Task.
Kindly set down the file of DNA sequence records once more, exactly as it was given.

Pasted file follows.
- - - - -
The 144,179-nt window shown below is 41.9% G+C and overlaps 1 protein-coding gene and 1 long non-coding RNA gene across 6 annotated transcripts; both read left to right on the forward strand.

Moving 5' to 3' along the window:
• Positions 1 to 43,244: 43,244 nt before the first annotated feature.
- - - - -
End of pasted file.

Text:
The 144,179-nt window shown below is 41.9% G+C and overlaps 1 protein-coding gene and 1 long non-coding RNA gene across 6 annotated transcripts; both read left to right on the forward strand.

Moving 5' to 3' along the window:
• Positions 1 to 43,244: 43,244 nt before the first annotated feature.